Australia’s red hot housing market is showing signs of cooling as prices in Melbourne slow for the first time in 14 months

Australia’s red hot housing market is showing signs of cooling as prices in Melbourne slow for the first time in 14 months

Australia’s red hot housing market is showing signs of cooling as prices in Melbourne slow for the first time in 14 months

Australia’s red hot housing market is showing signs of cooling as prices in Melbourne fall for the first time in 14 months. 

  • House price growth in Sydney and Melbourne have slowed for the first time in 14 months.
  • The top end of the market led the downswing through December across the nation’s capital cities.
  • Looking ahead, the Omicron variant could yet emerge as a market wildcard in the early months of 2022.

The housing market is showing signs of softening across Australia as buyers in Sydney and Melbourne grapple with an affordability crunch.

Australia’s housing market softened even further in December, according to new data released by CoreLogic on Tuesday, which showed Melbourne report its first price decline since October 2020, sliding 0.1%.

Meanwhile, Sydney also saw its first drop over the same period, recording an increase of just 0.3%, while Brisbane and Adelaide were the only two Australian capitals where there was no evidence that rising house prices would slow.

CoreLogic research director Tim Lawless said it’s likely that prices in Brisbane and Adelaide will continue to rise as they remain relatively affordable, and are maintaining higher levels of supply as cities across Queensland welcome scores of migrating professionals.

By comparison, he said, a barrage of listings in Sydney and Melbourne paired with higher deposits and slower income growth have put downward pressure on house prices in Australia’s two most-populated capital cities.

“A surge in freshly advertised listings through December has been a key factor in taking some heat out of the Melbourne and Sydney housing markets, along with some demand headwinds caused by significant affordability constraints and negative interstate migration,” Lawless said.

After driving house prices through the roof in 2021, it was the market’s luxury listings that led a downswing in house prices through December, rising just 2.6% compared to the 3.7% rise recorded across the lower and middle sections of the market.

“We have seen this trend in previous growth cycles, where more expensive housing markets have shown greater levels of volatility,” Lawless said.

“Housing values tend to rise more through the upswing but record a larger decline through the down phase of the cycle,” he said.

Across the board, Australian house prices recorded a 1% increase through December, down on the 1.3% bump seen in November, ending the year 1.5 percentage points lower than the year’s 2.8% record growth rate in March.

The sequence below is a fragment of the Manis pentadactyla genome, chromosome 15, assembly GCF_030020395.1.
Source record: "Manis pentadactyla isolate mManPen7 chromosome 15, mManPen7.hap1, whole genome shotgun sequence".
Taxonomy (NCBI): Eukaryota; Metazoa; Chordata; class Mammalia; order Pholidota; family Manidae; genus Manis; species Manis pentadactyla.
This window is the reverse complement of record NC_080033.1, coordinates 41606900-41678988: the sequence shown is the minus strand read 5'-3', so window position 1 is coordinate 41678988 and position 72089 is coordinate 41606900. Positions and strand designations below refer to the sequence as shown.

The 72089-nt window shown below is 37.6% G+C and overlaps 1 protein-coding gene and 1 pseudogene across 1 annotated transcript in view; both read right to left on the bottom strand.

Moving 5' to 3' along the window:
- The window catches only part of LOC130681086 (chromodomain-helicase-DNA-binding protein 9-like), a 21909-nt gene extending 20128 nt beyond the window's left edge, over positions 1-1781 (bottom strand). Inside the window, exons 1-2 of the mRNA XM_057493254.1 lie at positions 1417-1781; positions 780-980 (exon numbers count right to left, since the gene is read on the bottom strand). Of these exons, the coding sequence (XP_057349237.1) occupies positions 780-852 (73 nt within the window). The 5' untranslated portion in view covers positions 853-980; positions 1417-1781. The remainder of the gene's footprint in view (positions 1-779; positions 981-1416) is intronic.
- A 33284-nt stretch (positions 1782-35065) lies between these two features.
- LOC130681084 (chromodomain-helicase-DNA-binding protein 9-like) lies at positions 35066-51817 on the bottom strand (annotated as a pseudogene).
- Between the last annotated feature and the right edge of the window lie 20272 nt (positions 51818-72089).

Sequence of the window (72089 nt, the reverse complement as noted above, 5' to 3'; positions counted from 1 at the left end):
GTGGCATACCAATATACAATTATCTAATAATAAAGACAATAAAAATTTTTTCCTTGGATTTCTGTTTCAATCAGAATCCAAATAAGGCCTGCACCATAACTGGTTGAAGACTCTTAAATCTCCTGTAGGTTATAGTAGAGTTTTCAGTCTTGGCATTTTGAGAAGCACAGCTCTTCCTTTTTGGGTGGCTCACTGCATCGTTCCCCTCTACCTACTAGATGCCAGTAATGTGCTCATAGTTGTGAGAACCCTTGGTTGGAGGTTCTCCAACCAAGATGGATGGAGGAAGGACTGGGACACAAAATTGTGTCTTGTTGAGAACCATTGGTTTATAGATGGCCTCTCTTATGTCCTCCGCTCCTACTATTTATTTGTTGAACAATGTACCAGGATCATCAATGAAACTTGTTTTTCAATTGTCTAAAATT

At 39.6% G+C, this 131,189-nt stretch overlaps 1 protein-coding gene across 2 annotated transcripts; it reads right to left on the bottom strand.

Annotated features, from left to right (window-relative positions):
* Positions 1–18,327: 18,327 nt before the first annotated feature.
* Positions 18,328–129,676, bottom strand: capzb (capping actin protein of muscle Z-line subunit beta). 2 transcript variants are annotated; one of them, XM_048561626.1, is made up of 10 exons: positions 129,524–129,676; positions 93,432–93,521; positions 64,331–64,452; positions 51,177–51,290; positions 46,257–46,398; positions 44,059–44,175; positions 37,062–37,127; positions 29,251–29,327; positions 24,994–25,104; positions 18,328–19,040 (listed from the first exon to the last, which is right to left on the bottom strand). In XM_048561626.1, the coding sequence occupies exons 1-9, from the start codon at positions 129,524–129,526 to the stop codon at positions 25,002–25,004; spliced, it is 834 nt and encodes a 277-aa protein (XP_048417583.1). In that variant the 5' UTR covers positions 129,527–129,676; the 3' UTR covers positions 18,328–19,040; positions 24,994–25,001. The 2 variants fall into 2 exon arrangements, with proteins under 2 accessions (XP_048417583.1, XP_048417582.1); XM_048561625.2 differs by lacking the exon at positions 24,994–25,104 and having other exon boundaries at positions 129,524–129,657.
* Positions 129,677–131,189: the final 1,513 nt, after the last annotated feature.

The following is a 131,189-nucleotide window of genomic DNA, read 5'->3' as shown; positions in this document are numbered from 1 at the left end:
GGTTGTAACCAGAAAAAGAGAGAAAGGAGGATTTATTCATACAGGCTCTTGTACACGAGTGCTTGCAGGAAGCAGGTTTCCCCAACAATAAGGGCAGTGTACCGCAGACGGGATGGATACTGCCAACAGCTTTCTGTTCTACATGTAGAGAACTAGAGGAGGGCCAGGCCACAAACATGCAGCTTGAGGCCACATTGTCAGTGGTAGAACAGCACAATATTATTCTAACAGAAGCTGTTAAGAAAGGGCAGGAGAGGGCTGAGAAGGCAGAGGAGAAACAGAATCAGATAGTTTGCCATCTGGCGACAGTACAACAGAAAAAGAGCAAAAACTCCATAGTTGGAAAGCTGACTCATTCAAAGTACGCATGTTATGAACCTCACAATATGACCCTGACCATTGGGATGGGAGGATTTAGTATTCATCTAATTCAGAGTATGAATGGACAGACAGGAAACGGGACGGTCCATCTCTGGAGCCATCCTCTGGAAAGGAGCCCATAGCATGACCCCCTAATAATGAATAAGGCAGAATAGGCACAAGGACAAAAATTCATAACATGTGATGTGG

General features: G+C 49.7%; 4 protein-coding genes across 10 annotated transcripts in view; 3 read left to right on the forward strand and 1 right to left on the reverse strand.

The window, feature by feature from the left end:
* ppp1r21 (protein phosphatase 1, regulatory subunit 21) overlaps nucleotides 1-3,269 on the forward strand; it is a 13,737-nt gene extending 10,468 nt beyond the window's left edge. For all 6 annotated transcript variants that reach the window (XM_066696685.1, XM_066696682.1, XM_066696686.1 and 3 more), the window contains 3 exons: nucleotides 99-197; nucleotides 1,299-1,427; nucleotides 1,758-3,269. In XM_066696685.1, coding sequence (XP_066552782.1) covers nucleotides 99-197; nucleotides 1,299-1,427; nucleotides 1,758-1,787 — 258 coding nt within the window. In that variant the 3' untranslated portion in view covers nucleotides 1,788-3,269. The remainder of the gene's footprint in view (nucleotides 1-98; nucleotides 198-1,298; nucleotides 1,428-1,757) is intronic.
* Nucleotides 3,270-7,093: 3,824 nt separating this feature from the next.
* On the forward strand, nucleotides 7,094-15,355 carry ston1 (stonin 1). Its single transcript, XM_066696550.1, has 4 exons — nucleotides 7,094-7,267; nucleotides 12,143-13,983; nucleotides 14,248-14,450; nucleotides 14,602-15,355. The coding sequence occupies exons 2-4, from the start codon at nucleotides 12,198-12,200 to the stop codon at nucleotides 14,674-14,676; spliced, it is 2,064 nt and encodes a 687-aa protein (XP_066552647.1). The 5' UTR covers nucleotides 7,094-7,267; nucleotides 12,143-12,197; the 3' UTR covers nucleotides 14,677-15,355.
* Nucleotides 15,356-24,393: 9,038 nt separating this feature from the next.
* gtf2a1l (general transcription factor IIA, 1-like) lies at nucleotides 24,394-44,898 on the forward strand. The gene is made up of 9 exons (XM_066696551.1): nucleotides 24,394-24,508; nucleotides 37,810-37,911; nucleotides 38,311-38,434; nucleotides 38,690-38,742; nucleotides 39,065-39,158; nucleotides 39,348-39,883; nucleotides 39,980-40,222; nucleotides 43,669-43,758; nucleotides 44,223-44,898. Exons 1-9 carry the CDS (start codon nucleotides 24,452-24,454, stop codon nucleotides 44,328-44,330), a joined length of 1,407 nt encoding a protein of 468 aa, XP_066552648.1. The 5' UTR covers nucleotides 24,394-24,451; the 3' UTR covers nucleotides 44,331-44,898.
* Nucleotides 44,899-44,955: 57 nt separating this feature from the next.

According to CoreLogic, a two-speed market is emerging across state capitals, which has seen conditions in Brisbane and Adelaide gather pace as Sydney, Melbourne and even Perth begin to slow down.

One of the key drivers for slowing trends in Sydney and Melbourne, according to the data, can be explained by the growing prominence of deposit hurdles, while cooling in Perth has been chalked up to the shuttering of Western Australia’s state border, turning the screw on housing demand across the state.

In Brisbane and Adelaide, though, affordability has become less of a challenge as listing volumes continue on at low levels and buyer behavior is supporting healthy demand.

That demand was seen steadily climbing all throughout 2021, which Lawless said has been a major contributor rising house prices. Even as housing stock remained relatively low throughout the year, the total number of home sales in 2021 clocked in about 40% above the decade average.

CoreLogic estimated that there were approximately 653,000 house and unit settlements over the course of the calendar year — the highest number on record.

“Such a significant mismatch between available housing supply and the level of demand is a fundamental reason why housing prices have risen so sharply over the year,” Lawless said.

As stock levels normalize and affordability constraints along with tighter credit conditions drag down demand, it’s reasonable to expect growth conditions will be more subdued in 2022.”

In 2022, capital gains across the housing market could ease even further

During the closing months of 2021, house prices rose at the fastest rate of annual growth seen since the late 1980s. At the same time, wages and household incomes didn’t move.

The friction caused by rising house prices and stagnant wage growth built the housing market’s barrier to entry to new highs — and analysts at CoreLogic predict that affordability challenges will be a central theme over the next 12 months.

However, as was the case early in 2021, the uncertainty that has come to accompany emerging strains of COVID-19 will yet again have the attention of market analysts, who predict coronavirus could be a noteworthy wildcard in 2022.

“A return to restrictive policies, especially those that prohibit movements or home inspections would result in a new phase of temporary disruption to transaction activity,” Lawless said.

“However, such a scenario may also prolong expansive monetary policy and low interest rates, which helped sustain housing demand through 2021.

And, of course, an earlier-than-expected cash rate hike could change market expectations dramatically, analysts say.

The Reserve Bank of Australia won’t have their first meeting back until February, when the Board is expected to announce that they have held the cash rate at 0.1% after opting to sit tight through the festive season.

The housing market, unsurprisingly, would be jolted by the rising cost of debt. However, Lawless said any further tightening could have the same effect.


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